Student actresses (left to right) Bailee Miner, Brynn Francis and Nicole Frederick perform in Utah State University’s ongoing production of “The Moors” at the Caine Lyric Theater on Center Street downtown from Logan.
LOGAN – The current production of Moors by the Department of Theater Arts at Utah State University is guaranteed to be the weirdest show you’ll see anywhere in Cache Valley this year.
But it’s also very funny and brilliantly staged and preformed.
The opening night production started on an eerie note with three college professors on stage to explain the show before the curtain went up. It was kind of condescending, like the audience wasn’t smart enough to appreciate Moors without conference.
It also seemed to be doing playwright Jen Silverman and USU student performers a disservice.
Why not just let Moors stand up, say what he says and let the audience understand?
That’s half the fun, after all.
For lack of a better description, Moors is a kind of gothic fairy tale in which only the strongest Darwinians live to be happily ever after. It’s about the unintended consequences when an English governess of hidden depths is lured into a very peculiar house filled with very peculiar women who do very peculiar things.
At first, nothing makes much sense and it almost feels like you’re watching a relic of the Theater of the Absurd from the late 1950s. love that dares not speak its name, very unfeminine avarice, a bit of base cunning and an absolutely spectacular homicide.
Then you realize that Silverman has been pulling your leg all night and you can only smile sadly at being duped so completely.
Silverman’s accomplices in this extended gag are six talented USU actors.
As Agatha, Bailee Miner rules an isolated mansion with a malevolent tongue and an iron fist. Having rebelled against both her invisible brother Branwell and Victorian expectations of her gender, Agatha has now hatched a manipulative plot to ensure the continuity of her family line.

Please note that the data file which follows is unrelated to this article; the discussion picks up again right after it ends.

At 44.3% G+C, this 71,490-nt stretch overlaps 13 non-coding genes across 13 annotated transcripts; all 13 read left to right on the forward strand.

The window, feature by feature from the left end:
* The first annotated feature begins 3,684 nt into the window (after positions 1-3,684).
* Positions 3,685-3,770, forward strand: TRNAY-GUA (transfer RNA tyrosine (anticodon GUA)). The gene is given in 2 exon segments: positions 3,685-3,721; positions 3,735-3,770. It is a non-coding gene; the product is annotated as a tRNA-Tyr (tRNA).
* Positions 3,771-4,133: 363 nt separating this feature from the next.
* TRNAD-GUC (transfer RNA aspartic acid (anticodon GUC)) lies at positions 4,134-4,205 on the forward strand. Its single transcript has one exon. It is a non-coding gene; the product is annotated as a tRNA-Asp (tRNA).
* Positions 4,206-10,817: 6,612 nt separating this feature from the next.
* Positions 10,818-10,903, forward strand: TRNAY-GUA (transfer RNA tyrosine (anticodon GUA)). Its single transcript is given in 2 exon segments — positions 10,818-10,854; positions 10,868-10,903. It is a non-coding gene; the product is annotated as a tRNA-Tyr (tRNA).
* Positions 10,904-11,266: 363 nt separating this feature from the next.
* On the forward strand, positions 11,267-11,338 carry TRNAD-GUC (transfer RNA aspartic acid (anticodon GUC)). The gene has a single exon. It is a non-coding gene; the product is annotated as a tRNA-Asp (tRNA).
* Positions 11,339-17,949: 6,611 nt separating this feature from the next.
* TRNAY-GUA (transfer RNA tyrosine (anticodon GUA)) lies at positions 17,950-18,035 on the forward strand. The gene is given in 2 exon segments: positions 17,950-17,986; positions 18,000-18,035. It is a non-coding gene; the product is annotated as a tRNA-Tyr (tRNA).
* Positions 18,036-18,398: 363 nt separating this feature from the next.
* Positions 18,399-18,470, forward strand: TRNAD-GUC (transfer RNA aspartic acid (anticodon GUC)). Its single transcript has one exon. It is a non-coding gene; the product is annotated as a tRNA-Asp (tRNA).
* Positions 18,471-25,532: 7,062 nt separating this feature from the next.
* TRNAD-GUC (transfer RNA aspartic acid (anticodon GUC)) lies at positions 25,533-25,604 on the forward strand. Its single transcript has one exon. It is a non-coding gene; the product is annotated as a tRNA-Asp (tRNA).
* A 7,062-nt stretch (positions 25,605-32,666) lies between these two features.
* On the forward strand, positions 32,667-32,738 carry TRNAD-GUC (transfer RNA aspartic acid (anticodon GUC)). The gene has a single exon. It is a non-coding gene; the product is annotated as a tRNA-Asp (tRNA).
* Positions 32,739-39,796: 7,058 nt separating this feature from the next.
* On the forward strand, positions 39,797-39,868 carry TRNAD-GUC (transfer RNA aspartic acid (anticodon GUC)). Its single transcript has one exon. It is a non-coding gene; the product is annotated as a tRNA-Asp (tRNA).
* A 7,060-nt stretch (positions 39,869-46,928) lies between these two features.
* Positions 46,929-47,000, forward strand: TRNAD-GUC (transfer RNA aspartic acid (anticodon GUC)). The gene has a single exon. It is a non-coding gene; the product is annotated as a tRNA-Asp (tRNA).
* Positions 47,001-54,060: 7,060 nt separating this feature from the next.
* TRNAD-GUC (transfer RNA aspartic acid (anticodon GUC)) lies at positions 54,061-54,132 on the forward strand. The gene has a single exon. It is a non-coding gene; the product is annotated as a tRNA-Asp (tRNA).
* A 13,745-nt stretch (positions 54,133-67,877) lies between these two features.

Nicole Frederick subtly plays Emilie, the seemingly naive governess who has been drawn to the desolate setting of Moors expecting romance with Branwell and finding a horse of an entirely different color.
Brynn Francis plays the delightfully eccentric child Huldey until her character and the plot of Moors becomes a darker shade.
McKenna Walwyn’s depiction of long-suffering maid Marjory (or Mallory, depending on her location) evokes sympathy at first. But no one is what they seem Moors and Mrs. Walwyn eventually becomes a slyly subversive element in the household.
Ironically, the most human characters in Moors are not human at all.
Jack Carter Roberts plays the manic-depressive Mastiff, a dog long neglected by Agatha and Huldey who focuses his affections on a naturally nervous Moor-Hen kindly played by Ollie Chieppa. The tragic outcome of their relationship turns out to be as inevitable as the dark doings of the mansion.
Director Paul Mitri’s artistic team brilliantly supports the distribution of Moors.
Imaginative projection designs by Jess Wallace and Michael Francis convincingly bring the bleak landscape and intemperate wilderness climate surrounding the mansion to life on the stage of the Caine Lyric Theatre.
Congratulations also to Jason Spelbring for the choreography of a disturbingly realistic murder.
The USU Department of Theater Arts warns members of the public that Moors contains adult humor, sexual themes and scenes of violence.
Night performances of Moors are scheduled for 7:30 p.m. on February 12, 15, 16, 17, and 18 at the Caine Lyric Theater on Center Street in downtown Logan.